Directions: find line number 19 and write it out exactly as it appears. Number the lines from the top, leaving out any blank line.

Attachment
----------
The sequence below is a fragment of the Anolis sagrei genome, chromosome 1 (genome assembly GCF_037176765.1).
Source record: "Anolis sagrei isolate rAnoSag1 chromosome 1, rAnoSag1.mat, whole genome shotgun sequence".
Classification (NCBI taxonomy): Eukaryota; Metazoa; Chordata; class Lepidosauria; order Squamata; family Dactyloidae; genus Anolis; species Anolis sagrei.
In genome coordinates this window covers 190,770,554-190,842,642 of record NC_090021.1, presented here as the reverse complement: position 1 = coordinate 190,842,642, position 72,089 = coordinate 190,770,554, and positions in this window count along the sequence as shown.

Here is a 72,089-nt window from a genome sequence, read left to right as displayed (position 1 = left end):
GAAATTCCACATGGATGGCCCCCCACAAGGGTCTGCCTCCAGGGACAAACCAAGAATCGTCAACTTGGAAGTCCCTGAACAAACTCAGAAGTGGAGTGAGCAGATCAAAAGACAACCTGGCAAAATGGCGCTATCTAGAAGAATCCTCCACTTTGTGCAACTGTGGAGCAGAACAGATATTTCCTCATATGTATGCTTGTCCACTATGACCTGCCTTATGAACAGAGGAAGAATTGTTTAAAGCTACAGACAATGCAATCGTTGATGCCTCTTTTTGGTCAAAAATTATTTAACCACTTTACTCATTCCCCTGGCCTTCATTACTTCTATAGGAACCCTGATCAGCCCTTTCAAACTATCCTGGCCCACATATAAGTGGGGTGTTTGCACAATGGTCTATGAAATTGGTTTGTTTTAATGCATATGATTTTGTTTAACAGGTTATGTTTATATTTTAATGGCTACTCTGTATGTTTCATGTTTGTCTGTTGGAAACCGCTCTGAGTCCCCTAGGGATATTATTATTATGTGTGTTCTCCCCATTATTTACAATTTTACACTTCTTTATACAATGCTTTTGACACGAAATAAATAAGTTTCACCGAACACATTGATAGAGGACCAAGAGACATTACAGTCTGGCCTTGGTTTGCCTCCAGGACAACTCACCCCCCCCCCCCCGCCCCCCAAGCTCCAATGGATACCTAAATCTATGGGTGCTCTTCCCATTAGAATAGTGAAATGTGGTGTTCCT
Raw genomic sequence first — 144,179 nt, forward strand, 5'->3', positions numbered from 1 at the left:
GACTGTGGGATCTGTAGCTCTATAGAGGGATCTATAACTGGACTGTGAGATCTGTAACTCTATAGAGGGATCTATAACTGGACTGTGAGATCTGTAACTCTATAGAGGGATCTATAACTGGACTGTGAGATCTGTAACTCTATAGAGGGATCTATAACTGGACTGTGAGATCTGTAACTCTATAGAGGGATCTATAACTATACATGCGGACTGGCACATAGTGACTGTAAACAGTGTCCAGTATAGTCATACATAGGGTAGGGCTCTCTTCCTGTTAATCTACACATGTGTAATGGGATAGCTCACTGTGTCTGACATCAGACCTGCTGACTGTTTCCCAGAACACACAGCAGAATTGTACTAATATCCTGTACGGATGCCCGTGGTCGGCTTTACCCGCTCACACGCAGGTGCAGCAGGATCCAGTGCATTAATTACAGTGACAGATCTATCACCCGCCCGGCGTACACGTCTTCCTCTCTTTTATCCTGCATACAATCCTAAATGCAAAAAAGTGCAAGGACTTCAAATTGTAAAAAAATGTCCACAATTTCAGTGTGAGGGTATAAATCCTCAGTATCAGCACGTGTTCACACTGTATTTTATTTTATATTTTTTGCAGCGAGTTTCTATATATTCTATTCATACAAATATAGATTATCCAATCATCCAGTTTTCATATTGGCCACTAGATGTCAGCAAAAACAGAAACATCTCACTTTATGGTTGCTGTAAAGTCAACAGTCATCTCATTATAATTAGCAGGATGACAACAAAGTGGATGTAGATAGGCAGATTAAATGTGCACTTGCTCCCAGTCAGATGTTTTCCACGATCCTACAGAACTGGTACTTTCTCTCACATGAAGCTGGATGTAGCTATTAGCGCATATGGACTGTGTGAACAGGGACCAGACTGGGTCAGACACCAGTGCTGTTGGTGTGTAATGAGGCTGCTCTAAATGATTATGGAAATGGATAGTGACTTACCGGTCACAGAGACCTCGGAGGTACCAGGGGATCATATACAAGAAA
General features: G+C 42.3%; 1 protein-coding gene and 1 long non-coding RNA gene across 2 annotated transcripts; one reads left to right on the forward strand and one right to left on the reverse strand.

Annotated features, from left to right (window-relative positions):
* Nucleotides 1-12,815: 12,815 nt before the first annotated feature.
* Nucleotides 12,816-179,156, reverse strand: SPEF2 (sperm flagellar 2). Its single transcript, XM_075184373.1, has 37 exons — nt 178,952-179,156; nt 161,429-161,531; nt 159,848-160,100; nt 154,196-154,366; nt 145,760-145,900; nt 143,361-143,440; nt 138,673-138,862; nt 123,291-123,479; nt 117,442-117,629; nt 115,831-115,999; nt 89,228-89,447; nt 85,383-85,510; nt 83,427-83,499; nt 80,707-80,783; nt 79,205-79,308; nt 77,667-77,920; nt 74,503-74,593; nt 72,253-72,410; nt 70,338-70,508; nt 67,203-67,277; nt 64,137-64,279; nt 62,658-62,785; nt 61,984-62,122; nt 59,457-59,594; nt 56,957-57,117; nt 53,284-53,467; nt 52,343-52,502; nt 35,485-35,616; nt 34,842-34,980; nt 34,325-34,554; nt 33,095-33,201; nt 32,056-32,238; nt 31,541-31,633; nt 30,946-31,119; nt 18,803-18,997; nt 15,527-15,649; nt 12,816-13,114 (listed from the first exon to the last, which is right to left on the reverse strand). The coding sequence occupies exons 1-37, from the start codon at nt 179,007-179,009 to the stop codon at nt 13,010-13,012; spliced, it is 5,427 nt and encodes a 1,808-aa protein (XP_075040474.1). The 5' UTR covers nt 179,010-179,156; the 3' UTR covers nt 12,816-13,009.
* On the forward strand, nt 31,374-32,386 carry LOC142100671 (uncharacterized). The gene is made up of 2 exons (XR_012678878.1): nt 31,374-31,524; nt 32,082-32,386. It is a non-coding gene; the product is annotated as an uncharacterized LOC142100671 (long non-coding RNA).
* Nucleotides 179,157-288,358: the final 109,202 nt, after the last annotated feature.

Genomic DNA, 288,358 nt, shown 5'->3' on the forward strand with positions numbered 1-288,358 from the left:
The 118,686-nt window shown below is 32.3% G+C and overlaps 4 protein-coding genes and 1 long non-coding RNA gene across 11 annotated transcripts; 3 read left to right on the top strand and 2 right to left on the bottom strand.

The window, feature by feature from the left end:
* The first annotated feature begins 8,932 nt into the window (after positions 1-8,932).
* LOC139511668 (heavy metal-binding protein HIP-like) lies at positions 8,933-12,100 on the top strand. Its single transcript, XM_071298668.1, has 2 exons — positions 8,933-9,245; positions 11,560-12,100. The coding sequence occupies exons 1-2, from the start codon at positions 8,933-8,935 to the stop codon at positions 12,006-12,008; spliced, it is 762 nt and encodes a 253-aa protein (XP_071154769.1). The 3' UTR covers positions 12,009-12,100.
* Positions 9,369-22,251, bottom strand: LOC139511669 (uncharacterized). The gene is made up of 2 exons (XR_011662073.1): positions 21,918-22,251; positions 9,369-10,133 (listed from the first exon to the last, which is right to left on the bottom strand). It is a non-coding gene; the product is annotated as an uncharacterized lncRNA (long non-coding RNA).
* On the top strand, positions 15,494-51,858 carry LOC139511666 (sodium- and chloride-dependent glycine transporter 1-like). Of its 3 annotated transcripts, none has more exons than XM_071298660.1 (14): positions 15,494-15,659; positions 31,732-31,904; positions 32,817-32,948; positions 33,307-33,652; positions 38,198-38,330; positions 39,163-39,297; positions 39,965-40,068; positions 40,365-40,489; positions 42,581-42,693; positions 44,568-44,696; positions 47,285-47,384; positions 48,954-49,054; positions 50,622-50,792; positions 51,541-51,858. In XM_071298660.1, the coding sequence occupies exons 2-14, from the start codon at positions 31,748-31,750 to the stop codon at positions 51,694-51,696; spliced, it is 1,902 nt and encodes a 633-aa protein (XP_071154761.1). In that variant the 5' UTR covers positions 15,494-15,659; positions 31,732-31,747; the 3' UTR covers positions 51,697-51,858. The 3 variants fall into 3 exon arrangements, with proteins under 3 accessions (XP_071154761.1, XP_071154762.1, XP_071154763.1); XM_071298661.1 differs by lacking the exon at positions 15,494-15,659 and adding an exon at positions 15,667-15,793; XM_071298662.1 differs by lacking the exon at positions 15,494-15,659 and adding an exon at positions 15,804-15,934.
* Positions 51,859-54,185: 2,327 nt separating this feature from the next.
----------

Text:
* LOC139511668 (heavy metal-binding protein HIP-like) lies at positions 8,933-12,100 on the top strand. Its single transcript, XM_071298668.1, has 2 exons — positions 8,933-9,245; positions 11,560-12,100. The coding sequence occupies exons 1-2, from the start codon at positions 8,933-8,935 to the stop codon at positions 12,006-12,008; spliced, it is 762 nt and encodes a 253-aa protein (XP_071154769.1). The 3' UTR covers positions 12,009-12,100.